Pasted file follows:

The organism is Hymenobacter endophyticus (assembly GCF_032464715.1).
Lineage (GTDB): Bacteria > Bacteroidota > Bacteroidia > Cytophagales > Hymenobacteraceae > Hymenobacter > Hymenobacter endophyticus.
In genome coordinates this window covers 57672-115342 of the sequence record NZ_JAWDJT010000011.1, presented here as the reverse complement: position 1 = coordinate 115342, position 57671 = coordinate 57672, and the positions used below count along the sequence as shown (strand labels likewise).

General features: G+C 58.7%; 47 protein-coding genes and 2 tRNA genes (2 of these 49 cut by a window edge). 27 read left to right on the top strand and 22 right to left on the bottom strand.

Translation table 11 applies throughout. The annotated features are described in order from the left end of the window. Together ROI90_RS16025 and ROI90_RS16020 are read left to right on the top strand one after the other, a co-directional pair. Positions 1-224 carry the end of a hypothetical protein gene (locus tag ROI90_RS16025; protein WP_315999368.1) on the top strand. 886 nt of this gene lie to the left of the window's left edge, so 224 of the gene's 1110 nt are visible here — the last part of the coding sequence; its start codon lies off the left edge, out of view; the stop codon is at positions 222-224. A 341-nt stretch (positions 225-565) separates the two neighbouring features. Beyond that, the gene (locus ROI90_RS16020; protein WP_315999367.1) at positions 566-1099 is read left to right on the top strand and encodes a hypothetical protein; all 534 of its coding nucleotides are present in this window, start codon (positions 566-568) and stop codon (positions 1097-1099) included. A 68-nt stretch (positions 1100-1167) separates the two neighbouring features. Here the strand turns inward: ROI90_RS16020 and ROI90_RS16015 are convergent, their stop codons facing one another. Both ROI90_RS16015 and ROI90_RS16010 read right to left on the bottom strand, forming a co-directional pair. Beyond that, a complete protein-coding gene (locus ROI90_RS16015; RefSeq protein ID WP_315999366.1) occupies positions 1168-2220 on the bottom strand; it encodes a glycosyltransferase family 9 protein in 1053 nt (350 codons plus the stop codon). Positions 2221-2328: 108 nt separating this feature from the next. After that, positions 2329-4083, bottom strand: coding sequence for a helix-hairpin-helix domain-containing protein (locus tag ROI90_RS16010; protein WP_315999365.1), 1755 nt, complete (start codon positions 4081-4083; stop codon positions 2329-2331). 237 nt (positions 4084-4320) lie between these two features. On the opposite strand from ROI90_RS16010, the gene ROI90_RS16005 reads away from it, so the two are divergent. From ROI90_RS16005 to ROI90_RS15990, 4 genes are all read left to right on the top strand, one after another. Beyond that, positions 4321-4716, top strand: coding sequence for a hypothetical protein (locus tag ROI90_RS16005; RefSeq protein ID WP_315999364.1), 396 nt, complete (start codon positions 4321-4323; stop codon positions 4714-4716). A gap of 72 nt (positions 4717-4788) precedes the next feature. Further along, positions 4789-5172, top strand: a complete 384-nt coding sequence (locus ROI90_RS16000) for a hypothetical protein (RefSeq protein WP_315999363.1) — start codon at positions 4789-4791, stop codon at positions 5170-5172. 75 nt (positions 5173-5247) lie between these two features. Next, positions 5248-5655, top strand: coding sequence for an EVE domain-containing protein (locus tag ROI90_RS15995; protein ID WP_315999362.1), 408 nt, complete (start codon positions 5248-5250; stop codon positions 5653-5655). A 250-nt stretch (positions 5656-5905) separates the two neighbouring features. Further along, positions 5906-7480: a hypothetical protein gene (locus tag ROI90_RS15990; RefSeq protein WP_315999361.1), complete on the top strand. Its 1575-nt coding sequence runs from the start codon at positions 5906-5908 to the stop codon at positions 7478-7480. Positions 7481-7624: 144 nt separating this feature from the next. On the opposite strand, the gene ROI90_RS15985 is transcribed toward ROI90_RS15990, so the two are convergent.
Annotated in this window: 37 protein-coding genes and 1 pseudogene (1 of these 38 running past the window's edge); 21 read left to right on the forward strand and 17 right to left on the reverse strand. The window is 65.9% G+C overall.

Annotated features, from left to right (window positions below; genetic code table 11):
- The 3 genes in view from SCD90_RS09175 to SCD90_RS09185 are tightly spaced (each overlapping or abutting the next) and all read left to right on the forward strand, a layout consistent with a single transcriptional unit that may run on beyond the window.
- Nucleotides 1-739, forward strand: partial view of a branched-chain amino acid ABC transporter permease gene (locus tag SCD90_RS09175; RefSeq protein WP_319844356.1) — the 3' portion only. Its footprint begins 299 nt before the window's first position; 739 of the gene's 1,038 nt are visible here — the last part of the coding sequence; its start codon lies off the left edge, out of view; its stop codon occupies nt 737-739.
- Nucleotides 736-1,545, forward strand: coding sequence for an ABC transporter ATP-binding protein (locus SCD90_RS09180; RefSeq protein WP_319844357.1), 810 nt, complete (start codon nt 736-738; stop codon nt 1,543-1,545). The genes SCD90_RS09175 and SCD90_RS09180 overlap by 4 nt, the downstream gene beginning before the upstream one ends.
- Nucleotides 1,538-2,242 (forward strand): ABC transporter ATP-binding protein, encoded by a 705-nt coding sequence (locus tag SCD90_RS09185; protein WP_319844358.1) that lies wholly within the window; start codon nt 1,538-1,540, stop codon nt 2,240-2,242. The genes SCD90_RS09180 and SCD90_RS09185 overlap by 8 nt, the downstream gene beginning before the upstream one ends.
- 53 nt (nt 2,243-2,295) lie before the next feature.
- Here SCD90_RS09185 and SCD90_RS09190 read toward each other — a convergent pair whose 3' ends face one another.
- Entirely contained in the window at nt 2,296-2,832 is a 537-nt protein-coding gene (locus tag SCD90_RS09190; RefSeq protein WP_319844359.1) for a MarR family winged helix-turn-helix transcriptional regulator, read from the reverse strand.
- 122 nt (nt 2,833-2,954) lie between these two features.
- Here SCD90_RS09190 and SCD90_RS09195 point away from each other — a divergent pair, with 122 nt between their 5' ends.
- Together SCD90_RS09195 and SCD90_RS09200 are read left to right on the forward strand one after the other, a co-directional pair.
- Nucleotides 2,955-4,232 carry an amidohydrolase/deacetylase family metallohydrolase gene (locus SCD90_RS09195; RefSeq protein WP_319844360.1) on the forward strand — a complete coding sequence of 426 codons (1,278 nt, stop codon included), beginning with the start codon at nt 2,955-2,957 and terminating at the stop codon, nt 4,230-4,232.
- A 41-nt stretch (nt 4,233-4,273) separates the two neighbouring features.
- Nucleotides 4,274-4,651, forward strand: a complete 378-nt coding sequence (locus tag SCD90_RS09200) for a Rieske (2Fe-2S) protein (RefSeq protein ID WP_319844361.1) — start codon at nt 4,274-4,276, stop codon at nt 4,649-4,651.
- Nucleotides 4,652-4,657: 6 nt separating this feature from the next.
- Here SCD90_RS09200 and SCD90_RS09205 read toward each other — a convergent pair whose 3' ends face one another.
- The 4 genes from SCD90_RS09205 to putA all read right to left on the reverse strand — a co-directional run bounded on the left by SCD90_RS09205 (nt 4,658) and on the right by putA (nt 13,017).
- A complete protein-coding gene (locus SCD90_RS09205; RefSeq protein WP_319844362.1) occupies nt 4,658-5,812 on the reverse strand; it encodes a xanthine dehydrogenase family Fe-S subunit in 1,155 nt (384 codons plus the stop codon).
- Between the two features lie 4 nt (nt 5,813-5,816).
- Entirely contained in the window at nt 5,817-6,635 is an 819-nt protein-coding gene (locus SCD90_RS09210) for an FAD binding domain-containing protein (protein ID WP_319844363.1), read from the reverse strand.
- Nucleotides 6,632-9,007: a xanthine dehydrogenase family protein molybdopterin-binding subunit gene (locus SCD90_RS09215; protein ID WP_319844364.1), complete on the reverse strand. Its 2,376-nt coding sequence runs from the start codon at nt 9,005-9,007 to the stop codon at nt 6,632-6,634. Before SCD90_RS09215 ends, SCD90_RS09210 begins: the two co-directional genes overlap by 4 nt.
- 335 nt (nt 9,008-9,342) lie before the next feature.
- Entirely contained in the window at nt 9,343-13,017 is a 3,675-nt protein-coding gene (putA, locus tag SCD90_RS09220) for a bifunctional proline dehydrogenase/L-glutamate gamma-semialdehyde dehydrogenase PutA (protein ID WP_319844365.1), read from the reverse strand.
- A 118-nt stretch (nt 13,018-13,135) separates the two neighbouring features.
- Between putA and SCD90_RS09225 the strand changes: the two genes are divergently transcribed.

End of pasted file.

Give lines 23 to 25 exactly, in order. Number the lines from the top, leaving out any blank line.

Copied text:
- The 4 genes from SCD90_RS09205 to putA all read right to left on the reverse strand — a co-directional run bounded on the left by SCD90_RS09205 (nt 4,658) and on the right by putA (nt 13,017).
- A complete protein-coding gene (locus SCD90_RS09205; RefSeq protein WP_319844362.1) occupies nt 4,658-5,812 on the reverse strand; it encodes a xanthine dehydrogenase family Fe-S subunit in 1,155 nt (384 codons plus the stop codon).
- Between the two features lie 4 nt (nt 5,813-5,816).